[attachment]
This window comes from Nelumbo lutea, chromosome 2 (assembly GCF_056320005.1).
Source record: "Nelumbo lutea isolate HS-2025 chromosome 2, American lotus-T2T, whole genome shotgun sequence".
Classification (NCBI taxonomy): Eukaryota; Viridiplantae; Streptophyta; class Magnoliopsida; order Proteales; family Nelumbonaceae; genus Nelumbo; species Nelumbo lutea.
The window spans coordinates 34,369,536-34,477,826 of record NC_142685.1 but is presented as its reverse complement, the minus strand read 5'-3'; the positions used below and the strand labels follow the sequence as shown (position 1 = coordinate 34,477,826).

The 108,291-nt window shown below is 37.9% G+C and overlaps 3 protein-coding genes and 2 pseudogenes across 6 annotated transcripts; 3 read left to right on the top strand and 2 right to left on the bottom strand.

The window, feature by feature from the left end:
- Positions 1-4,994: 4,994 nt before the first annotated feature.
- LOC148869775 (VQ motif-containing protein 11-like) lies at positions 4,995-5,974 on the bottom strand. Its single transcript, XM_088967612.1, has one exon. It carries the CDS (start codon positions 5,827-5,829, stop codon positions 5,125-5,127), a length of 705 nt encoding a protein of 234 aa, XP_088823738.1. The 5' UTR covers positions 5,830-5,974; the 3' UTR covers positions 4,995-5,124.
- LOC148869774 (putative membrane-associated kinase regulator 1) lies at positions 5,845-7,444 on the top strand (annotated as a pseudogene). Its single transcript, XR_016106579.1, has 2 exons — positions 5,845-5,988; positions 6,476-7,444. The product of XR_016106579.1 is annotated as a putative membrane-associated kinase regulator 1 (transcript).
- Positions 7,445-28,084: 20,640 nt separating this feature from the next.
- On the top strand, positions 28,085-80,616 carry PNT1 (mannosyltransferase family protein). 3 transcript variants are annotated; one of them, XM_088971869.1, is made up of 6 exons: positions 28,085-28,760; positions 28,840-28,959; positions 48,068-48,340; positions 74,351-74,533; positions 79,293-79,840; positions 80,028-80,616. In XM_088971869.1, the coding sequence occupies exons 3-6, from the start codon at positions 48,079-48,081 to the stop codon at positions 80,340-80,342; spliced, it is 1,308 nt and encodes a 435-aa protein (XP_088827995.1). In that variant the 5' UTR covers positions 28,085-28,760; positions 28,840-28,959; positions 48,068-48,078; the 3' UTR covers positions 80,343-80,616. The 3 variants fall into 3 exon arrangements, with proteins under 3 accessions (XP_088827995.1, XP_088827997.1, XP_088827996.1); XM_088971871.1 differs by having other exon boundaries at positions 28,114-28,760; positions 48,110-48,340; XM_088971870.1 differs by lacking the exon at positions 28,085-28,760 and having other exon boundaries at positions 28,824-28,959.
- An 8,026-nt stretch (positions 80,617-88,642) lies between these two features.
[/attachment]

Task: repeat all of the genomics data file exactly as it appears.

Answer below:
This window comes from Nelumbo lutea, chromosome 2 (assembly GCF_056320005.1).
Source record: "Nelumbo lutea isolate HS-2025 chromosome 2, American lotus-T2T, whole genome shotgun sequence".
Classification (NCBI taxonomy): Eukaryota; Viridiplantae; Streptophyta; class Magnoliopsida; order Proteales; family Nelumbonaceae; genus Nelumbo; species Nelumbo lutea.
The window spans coordinates 34,369,536-34,477,826 of record NC_142685.1 but is presented as its reverse complement, the minus strand read 5'-3'; the positions used below and the strand labels follow the sequence as shown (position 1 = coordinate 34,477,826).

The 108,291-nt window shown below is 37.9% G+C and overlaps 3 protein-coding genes and 2 pseudogenes across 6 annotated transcripts; 3 read left to right on the top strand and 2 right to left on the bottom strand.

The window, feature by feature from the left end:
- Positions 1-4,994: 4,994 nt before the first annotated feature.
- LOC148869775 (VQ motif-containing protein 11-like) lies at positions 4,995-5,974 on the bottom strand. Its single transcript, XM_088967612.1, has one exon. It carries the CDS (start codon positions 5,827-5,829, stop codon positions 5,125-5,127), a length of 705 nt encoding a protein of 234 aa, XP_088823738.1. The 5' UTR covers positions 5,830-5,974; the 3' UTR covers positions 4,995-5,124.
- LOC148869774 (putative membrane-associated kinase regulator 1) lies at positions 5,845-7,444 on the top strand (annotated as a pseudogene). Its single transcript, XR_016106579.1, has 2 exons — positions 5,845-5,988; positions 6,476-7,444. The product of XR_016106579.1 is annotated as a putative membrane-associated kinase regulator 1 (transcript).
- Positions 7,445-28,084: 20,640 nt separating this feature from the next.
- On the top strand, positions 28,085-80,616 carry PNT1 (mannosyltransferase family protein). 3 transcript variants are annotated; one of them, XM_088971869.1, is made up of 6 exons: positions 28,085-28,760; positions 28,840-28,959; positions 48,068-48,340; positions 74,351-74,533; positions 79,293-79,840; positions 80,028-80,616. In XM_088971869.1, the coding sequence occupies exons 3-6, from the start codon at positions 48,079-48,081 to the stop codon at positions 80,340-80,342; spliced, it is 1,308 nt and encodes a 435-aa protein (XP_088827995.1). In that variant the 5' UTR covers positions 28,085-28,760; positions 28,840-28,959; positions 48,068-48,078; the 3' UTR covers positions 80,343-80,616. The 3 variants fall into 3 exon arrangements, with proteins under 3 accessions (XP_088827995.1, XP_088827997.1, XP_088827996.1); XM_088971871.1 differs by having other exon boundaries at positions 28,114-28,760; positions 48,110-48,340; XM_088971870.1 differs by lacking the exon at positions 28,085-28,760 and having other exon boundaries at positions 28,824-28,959.
- An 8,026-nt stretch (positions 80,617-88,642) lies between these two features.